A major change he notes over his career is in psychological or neuropsychological assessment. The American with Disabilities Act pushed along a growth in assessment, describing just what the disabilities were and how they could be addressed in school or work with accommodations—problems with attention, reading, processing, organization and other more significant mental health issues. It became a speciality in the field, neuropsychological assessment, that has made a major difference for children and adults in their education and careers. “Our students had to be trained in these evolving fields in order to remain competitive and current,” he said.

Another significant development in the field was what became known as psychotherapy integration. “When I was starting at Adelphi, cognitive behavioral therapy was the new kid on the block, while psychoanalytic treatment was mainstream,” Dr. Jackson recalls. Psychotherapy integration takes similarities and intersections of possible treatments for the most benefit to patients. Understanding different approaches to treatment and how to use them to help patients became a key skill required for graduate students training to be psychologists.

“Over the years, I had pretty free rein in listening and arriving at my own assessment of what the program needed to become,” Dr. Jackson recalled. “I really appreciate my colleagues in Derner and the confidence of Dean Barber in giving me a free hand as we worked to improve the experience for both graduate students and the patients we all served.”

Robert Mendelsohn, PhD, a professor and former Derner School dean, will personally miss Dr. Jackson’s daily presence. “He is a kind, decent, incredibly intelligent person. And his dedication to our work and to the practice of psychology has been crucial. Every doctoral student at Adelphi since 1986 has worked with him, and benefited from him, from their first day. No one has been more important in training our students for professional practice, the third aspect of what we do, along with theory and research.”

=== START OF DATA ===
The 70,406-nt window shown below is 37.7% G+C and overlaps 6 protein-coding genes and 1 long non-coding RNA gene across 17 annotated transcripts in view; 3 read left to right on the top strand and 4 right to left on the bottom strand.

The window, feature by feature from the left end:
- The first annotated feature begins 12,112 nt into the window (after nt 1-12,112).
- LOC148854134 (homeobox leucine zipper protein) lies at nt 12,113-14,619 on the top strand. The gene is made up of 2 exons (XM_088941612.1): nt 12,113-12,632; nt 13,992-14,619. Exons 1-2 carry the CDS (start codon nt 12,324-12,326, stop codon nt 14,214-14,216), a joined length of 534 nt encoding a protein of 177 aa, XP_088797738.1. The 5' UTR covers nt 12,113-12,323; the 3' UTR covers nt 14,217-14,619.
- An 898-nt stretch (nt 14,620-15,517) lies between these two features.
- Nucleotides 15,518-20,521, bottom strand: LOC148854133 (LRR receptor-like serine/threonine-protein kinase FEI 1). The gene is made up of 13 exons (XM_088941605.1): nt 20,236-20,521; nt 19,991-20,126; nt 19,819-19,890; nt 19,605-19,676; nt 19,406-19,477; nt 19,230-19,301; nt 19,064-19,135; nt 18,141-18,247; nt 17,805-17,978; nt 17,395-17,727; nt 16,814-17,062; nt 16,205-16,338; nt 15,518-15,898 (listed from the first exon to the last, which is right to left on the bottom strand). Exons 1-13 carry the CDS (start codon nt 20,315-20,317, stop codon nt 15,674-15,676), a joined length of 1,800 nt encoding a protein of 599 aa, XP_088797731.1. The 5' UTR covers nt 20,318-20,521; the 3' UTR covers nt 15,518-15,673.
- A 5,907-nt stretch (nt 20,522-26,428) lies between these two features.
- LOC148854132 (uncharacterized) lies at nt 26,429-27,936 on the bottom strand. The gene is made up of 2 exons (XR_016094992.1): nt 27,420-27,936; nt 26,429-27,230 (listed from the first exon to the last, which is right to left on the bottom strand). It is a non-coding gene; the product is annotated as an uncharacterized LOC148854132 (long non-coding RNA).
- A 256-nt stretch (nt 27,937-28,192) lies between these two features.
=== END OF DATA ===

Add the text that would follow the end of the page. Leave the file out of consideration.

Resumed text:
A Lasting Impression on His Students

His former students also appreciate Dr. Jackson’s efforts.

“He’s meant so much to so many people,” said Mary Minges, PhD ’19, a psychologist at Montefiore Medical Center. “Physically, JJ was quite a presence, relaxed, smiling an enigmatic grin when we brought him what we thought were life-and-death issues. ‘What about my patient, what about my exams?’ He set us at ease and we knew all would be okay. At the same time, he was being thoughtful and working hard to make sure we were matched with supervisors and placements that met our needs and who we were. It was easy to trust him. He was brilliant clinically, could be piercing and he would come back with something very precise and helpful.”

Another former student agrees.

“Dr. Jackson is a very special person and that’s why I enter this role with a lot of humility, understanding all that he did for students and faculty,” said Monica Pal, MA ’10, PhD ’13, who in August succeeded him as Center for Psychological Services director. “When I was a doctoral student, he was my supervisor. At the center, he left us a really good foundation and I recognize that he also left very large shoes to fill in that role.”

While he had avoided making too many plans for his time going forward, he hasn’t left the field of psychology.

“In addition to being an administrator—which was an absolutely wonderful role to have—I’m also a clinician,” Dr. Jackson noted. “The heavy administrative load didn’t allow me much time to do that. I’m very much enjoying having that time again.”

See more about the Center for Psychological Services, practicum training for Derner fifth-year graduate students, and the creation of the internship consortium in a story from the 2013 issue of Day Residue, the Derner doctoral student newsletter.